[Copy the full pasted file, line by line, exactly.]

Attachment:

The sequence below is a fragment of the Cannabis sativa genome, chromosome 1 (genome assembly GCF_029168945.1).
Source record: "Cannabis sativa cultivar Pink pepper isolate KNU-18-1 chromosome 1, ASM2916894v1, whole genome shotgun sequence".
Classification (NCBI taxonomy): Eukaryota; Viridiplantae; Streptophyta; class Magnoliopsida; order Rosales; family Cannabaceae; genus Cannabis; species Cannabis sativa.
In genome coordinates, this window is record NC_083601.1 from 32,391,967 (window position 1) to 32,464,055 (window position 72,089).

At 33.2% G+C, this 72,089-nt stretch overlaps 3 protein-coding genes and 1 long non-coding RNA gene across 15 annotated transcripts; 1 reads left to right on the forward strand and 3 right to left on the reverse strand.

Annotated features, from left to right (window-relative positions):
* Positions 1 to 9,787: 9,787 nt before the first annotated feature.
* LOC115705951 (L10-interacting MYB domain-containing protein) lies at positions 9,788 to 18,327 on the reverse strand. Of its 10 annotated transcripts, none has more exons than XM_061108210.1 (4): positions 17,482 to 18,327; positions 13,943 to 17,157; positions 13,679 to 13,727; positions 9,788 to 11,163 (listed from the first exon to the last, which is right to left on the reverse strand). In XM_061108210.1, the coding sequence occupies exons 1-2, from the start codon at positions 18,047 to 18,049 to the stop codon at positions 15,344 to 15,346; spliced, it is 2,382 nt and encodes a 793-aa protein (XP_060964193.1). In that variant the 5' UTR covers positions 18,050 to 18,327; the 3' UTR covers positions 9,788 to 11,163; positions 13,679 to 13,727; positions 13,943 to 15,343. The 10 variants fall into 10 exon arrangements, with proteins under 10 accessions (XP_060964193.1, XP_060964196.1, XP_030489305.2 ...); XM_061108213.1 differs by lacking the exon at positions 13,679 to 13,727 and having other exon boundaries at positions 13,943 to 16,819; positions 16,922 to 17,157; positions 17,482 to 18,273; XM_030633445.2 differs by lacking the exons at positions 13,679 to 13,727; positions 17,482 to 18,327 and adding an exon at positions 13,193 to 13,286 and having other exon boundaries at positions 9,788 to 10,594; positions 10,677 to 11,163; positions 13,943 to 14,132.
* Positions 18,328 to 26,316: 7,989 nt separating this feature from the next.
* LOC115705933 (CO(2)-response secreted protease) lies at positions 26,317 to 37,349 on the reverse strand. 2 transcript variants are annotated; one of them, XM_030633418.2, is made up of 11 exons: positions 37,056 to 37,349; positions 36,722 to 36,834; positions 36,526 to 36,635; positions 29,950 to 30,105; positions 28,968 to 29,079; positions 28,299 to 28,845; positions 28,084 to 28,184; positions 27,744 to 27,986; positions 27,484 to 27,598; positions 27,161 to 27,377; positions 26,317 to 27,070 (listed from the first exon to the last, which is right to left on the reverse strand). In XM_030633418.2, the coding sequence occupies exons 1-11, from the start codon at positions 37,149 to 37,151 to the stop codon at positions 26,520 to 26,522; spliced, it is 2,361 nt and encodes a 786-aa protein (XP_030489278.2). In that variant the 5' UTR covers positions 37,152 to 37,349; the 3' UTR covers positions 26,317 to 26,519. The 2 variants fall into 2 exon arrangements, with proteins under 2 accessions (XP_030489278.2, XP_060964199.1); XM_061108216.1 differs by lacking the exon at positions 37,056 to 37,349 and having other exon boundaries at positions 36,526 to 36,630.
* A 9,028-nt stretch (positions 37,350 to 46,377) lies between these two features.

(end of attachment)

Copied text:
The sequence below is a fragment of the Cannabis sativa genome, chromosome 1 (genome assembly GCF_029168945.1).
Source record: "Cannabis sativa cultivar Pink pepper isolate KNU-18-1 chromosome 1, ASM2916894v1, whole genome shotgun sequence".
Classification (NCBI taxonomy): Eukaryota; Viridiplantae; Streptophyta; class Magnoliopsida; order Rosales; family Cannabaceae; genus Cannabis; species Cannabis sativa.
In genome coordinates, this window is record NC_083601.1 from 32,391,967 (window position 1) to 32,464,055 (window position 72,089).

At 33.2% G+C, this 72,089-nt stretch overlaps 3 protein-coding genes and 1 long non-coding RNA gene across 15 annotated transcripts; 1 reads left to right on the forward strand and 3 right to left on the reverse strand.

Annotated features, from left to right (window-relative positions):
* Positions 1 to 9,787: 9,787 nt before the first annotated feature.
* LOC115705951 (L10-interacting MYB domain-containing protein) lies at positions 9,788 to 18,327 on the reverse strand. Of its 10 annotated transcripts, none has more exons than XM_061108210.1 (4): positions 17,482 to 18,327; positions 13,943 to 17,157; positions 13,679 to 13,727; positions 9,788 to 11,163 (listed from the first exon to the last, which is right to left on the reverse strand). In XM_061108210.1, the coding sequence occupies exons 1-2, from the start codon at positions 18,047 to 18,049 to the stop codon at positions 15,344 to 15,346; spliced, it is 2,382 nt and encodes a 793-aa protein (XP_060964193.1). In that variant the 5' UTR covers positions 18,050 to 18,327; the 3' UTR covers positions 9,788 to 11,163; positions 13,679 to 13,727; positions 13,943 to 15,343. The 10 variants fall into 10 exon arrangements, with proteins under 10 accessions (XP_060964193.1, XP_060964196.1, XP_030489305.2 ...); XM_061108213.1 differs by lacking the exon at positions 13,679 to 13,727 and having other exon boundaries at positions 13,943 to 16,819; positions 16,922 to 17,157; positions 17,482 to 18,273; XM_030633445.2 differs by lacking the exons at positions 13,679 to 13,727; positions 17,482 to 18,327 and adding an exon at positions 13,193 to 13,286 and having other exon boundaries at positions 9,788 to 10,594; positions 10,677 to 11,163; positions 13,943 to 14,132.
* Positions 18,328 to 26,316: 7,989 nt separating this feature from the next.
* LOC115705933 (CO(2)-response secreted protease) lies at positions 26,317 to 37,349 on the reverse strand. 2 transcript variants are annotated; one of them, XM_030633418.2, is made up of 11 exons: positions 37,056 to 37,349; positions 36,722 to 36,834; positions 36,526 to 36,635; positions 29,950 to 30,105; positions 28,968 to 29,079; positions 28,299 to 28,845; positions 28,084 to 28,184; positions 27,744 to 27,986; positions 27,484 to 27,598; positions 27,161 to 27,377; positions 26,317 to 27,070 (listed from the first exon to the last, which is right to left on the reverse strand). In XM_030633418.2, the coding sequence occupies exons 1-11, from the start codon at positions 37,149 to 37,151 to the stop codon at positions 26,520 to 26,522; spliced, it is 2,361 nt and encodes a 786-aa protein (XP_030489278.2). In that variant the 5' UTR covers positions 37,152 to 37,349; the 3' UTR covers positions 26,317 to 26,519. The 2 variants fall into 2 exon arrangements, with proteins under 2 accessions (XP_030489278.2, XP_060964199.1); XM_061108216.1 differs by lacking the exon at positions 37,056 to 37,349 and having other exon boundaries at positions 36,526 to 36,630.
* A 9,028-nt stretch (positions 37,350 to 46,377) lies between these two features.